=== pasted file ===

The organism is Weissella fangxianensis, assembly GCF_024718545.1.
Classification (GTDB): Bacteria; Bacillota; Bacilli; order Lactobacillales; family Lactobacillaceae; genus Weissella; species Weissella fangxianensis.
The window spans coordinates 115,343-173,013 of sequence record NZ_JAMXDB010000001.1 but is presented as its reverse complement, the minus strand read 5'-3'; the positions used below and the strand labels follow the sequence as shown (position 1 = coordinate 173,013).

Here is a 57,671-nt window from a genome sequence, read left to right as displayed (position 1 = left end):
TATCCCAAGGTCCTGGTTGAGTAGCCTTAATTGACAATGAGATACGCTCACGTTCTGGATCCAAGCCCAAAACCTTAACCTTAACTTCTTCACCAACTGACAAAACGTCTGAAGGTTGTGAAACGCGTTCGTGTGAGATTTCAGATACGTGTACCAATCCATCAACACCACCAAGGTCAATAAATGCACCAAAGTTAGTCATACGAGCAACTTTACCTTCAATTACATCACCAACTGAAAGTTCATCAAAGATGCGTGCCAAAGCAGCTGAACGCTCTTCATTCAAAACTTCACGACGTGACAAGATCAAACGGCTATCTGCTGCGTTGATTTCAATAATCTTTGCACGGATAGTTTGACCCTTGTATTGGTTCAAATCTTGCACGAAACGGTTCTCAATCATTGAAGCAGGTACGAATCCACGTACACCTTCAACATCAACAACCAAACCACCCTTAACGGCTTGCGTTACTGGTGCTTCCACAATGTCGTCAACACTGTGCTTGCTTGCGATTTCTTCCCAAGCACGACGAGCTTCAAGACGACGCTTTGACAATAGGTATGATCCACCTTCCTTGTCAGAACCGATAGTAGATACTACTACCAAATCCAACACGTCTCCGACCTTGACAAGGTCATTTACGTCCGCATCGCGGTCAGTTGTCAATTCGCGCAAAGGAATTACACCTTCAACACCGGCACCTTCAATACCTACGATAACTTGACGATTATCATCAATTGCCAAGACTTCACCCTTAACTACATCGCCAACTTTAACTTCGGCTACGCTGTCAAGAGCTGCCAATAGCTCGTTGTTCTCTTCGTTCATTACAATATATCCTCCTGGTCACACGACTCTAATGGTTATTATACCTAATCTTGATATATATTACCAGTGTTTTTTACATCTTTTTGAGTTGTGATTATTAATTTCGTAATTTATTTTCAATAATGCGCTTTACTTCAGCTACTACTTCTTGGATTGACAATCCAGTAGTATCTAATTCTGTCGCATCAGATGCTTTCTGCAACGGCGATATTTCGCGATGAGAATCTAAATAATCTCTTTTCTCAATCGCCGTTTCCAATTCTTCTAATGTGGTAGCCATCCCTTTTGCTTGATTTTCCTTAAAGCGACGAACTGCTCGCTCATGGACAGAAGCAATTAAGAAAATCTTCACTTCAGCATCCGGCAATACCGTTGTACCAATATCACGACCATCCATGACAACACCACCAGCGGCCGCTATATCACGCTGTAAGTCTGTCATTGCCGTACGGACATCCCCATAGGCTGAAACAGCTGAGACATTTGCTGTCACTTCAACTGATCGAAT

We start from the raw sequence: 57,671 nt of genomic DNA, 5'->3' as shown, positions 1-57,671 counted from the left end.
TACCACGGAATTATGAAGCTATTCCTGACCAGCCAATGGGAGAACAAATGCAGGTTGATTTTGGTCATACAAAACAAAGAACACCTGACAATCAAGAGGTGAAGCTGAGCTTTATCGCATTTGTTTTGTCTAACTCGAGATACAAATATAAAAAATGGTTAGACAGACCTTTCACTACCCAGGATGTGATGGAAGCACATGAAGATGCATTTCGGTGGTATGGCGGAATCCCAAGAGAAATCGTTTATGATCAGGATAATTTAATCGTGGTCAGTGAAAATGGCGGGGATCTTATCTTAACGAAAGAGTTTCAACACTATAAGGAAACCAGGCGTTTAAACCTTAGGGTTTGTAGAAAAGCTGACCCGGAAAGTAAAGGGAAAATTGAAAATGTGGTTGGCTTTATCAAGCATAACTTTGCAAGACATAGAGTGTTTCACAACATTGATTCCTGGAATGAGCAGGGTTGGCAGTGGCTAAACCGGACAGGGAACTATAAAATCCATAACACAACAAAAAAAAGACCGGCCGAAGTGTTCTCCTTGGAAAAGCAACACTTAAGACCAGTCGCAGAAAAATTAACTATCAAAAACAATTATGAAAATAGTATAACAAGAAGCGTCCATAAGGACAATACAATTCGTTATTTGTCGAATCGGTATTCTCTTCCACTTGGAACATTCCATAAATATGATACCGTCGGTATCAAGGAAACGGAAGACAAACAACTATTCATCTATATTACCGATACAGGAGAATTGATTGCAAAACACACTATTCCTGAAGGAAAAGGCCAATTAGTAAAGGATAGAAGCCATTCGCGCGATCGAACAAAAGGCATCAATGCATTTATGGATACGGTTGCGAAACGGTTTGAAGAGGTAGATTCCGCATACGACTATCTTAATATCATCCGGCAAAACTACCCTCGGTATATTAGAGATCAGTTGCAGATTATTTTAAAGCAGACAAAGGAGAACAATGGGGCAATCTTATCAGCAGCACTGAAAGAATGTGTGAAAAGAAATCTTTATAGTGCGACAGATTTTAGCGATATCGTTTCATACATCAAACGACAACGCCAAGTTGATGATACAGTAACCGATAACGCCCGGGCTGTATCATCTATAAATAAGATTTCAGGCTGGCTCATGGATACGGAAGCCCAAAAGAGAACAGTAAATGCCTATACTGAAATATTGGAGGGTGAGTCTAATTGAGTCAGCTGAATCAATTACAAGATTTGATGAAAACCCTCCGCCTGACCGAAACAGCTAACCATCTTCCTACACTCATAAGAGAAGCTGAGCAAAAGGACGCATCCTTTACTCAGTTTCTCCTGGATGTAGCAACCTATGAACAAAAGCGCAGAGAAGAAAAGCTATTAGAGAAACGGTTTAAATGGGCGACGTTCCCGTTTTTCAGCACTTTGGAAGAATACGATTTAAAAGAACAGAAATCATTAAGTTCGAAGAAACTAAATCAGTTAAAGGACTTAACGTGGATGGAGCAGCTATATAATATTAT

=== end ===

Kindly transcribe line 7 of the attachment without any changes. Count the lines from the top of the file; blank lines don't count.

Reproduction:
TACCACGGAATTATGAAGCTATTCCTGACCAGCCAATGGGAGAACAAATGCAGGTTGATTTTGGTCATACAAAACAAAGAACACCTGACAATCAAGAGGTGAAGCTGAGCTTTATCGCATTTGTTTTGTCTAACTCGAGATACAAATATAAAAAATGGTTAGACAGACCTTTCACTACCCAGGATGTGATGGAAGCACATGAAGATGCATTTCGGTGGTATGGCGGAATCCCAAGAGAAATCGTTTATGATCAGGATAATTTAATCGTGGTCAGTGAAAATGGCGGGGATCTTATCTTAACGAAAGAGTTTCAACACTATAAGGAAACCAGGCGTTTAAACCTTAGGGTTTGTAGAAAAGCTGACCCGGAAAGTAAAGGGAAAATTGAAAATGTGGTTGGCTTTATCAAGCATAACTTTGCAAGACATAGAGTGTTTCACAACATTGATTCCTGGAATGAGCAGGGTTGGCAGTGGCTAAACCGGACAGGGAACTATAAAATCCATAACACAACAAAAAAAAGACCGGCCGAAGTGTTCTCCTTGGAAAAGCAACACTTAAGACCAGTCGCAGAAAAATTAACTATCAAAAACAATTATGAAAATAGTATAACAAGAAGCGTCCATAAGGACAATACAATTCGTTATTTGTCGAATCGGTATTCTCTTCCACTTGGAACATTCCATAAATATGATACCGTCGGTATCAAGGAAACGGAAGACAAACAACTATTCATCTATATTACCGATACAGGAGAATTGATTGCAAAACACACTATTCCTGAAGGAAAAGGCCAATTAGTAAAGGATAGAAGCCATTCGCGCGATCGAACAAAAGGCATCAATGCATTTATGGATACGGTTGCGAAACGGTTTGAAGAGGTAGATTCCGCATACGACTATCTTAATATCATCCGGCAAAACTACCCTCGGTATATTAGAGATCAGTTGCAGATTATTTTAAAGCAGACAAAGGAGAACAATGGGGCAATCTTATCAGCAGCACTGAAAGAATGTGTGAAAAGAAATCTTTATAGTGCGACAGATTTTAGCGATATCGTTTCATACATCAAACGACAACGCCAAGTTGATGATACAGTAACCGATAACGCCCGGGCTGTATCATCTATAAATAAGATTTCAGGCTGGCTCATGGATACGGAAGCCCAAAAGAGAACAGTAAATGCCTATACTGAAATATTGGAGGGTGAGTCTAATTGAGTCAGCTGAATCAATTACAAGATTTGATGAAAACCCTCCGCCTGACCGAAACAGCTAACCATCTTCCTACACTCATAAGAGAAGCTGAGCAAAAGGACGCATCCTTTACTCAGTTTCTCCTGGATGTAGCAACCTATGAACAAAAGCGCAGAGAAGAAAAGCTATTAGAGAAACGGTTTAAATGGGCGACGTTCCCGTTTTTCAGCACTTTGGAAGAATACGATTTAAAAGAACAGAAATCATTAAGTTCGAAGAAACTAAATCAGTTAAAGGACTTAACGTGGATGGAGCAGCTATATAATATTAT